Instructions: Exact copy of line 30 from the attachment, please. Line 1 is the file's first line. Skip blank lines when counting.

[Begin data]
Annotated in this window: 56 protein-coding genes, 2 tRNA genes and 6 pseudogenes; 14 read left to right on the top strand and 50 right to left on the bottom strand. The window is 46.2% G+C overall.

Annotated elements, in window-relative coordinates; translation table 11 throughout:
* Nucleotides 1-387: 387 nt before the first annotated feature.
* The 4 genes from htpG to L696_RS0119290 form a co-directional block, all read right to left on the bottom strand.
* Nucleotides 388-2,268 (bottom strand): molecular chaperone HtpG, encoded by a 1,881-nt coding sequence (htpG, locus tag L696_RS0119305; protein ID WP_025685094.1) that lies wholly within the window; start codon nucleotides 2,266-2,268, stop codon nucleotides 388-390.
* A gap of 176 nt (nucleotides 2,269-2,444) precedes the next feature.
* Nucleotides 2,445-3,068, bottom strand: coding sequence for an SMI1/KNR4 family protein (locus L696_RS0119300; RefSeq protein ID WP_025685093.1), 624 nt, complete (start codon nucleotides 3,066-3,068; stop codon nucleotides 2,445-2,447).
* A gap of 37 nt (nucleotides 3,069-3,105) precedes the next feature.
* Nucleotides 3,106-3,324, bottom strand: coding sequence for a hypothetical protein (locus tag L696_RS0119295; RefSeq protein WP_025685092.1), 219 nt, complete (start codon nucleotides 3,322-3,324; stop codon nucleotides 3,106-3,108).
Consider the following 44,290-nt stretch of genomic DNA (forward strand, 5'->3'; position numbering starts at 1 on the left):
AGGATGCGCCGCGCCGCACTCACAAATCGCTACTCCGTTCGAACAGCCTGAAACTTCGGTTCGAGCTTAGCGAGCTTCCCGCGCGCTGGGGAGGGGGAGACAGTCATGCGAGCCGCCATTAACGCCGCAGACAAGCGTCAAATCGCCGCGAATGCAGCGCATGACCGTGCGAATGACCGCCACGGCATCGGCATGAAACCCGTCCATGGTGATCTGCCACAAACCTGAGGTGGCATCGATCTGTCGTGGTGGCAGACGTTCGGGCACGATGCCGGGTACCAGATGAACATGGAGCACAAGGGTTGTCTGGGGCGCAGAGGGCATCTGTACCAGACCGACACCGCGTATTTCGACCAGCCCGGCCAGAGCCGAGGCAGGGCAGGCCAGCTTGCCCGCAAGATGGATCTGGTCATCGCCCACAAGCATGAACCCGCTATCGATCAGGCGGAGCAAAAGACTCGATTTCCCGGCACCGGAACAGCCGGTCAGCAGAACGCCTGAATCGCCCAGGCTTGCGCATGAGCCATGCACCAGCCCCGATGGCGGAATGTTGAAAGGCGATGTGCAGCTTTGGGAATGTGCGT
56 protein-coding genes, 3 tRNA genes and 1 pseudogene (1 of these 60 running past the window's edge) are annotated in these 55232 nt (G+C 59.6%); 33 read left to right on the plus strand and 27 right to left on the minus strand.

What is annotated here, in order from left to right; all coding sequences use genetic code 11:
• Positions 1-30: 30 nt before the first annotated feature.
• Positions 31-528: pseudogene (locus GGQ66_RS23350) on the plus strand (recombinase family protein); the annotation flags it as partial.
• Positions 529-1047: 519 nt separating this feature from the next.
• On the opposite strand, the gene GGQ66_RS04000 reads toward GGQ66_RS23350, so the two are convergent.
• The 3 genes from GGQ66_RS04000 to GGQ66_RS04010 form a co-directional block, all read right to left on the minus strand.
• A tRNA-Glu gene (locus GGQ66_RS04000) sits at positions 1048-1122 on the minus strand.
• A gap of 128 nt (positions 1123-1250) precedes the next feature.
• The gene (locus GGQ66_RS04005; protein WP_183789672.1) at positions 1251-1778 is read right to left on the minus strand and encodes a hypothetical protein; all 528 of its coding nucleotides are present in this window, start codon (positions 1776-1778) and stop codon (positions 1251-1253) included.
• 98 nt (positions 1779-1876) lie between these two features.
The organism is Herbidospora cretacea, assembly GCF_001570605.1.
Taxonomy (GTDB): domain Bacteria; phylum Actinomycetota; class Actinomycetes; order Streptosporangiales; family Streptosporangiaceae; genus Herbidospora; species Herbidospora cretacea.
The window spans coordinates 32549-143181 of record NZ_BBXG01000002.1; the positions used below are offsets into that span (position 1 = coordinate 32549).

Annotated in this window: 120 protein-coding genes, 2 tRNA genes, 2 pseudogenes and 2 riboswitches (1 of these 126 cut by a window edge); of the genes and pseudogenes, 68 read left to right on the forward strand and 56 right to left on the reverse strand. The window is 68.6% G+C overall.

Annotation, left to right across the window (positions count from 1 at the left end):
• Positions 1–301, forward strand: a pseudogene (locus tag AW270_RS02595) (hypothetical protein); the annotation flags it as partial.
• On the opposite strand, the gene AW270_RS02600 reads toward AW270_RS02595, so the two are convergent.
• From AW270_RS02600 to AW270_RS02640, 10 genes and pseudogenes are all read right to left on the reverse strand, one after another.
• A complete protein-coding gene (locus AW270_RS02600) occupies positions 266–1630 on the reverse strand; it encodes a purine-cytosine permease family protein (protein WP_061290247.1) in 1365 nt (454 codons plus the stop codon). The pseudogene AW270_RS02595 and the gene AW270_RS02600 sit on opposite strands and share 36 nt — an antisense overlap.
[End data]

• From AW270_RS02600 to AW270_RS02640, 10 genes and pseudogenes are all read right to left on the reverse strand, one after another.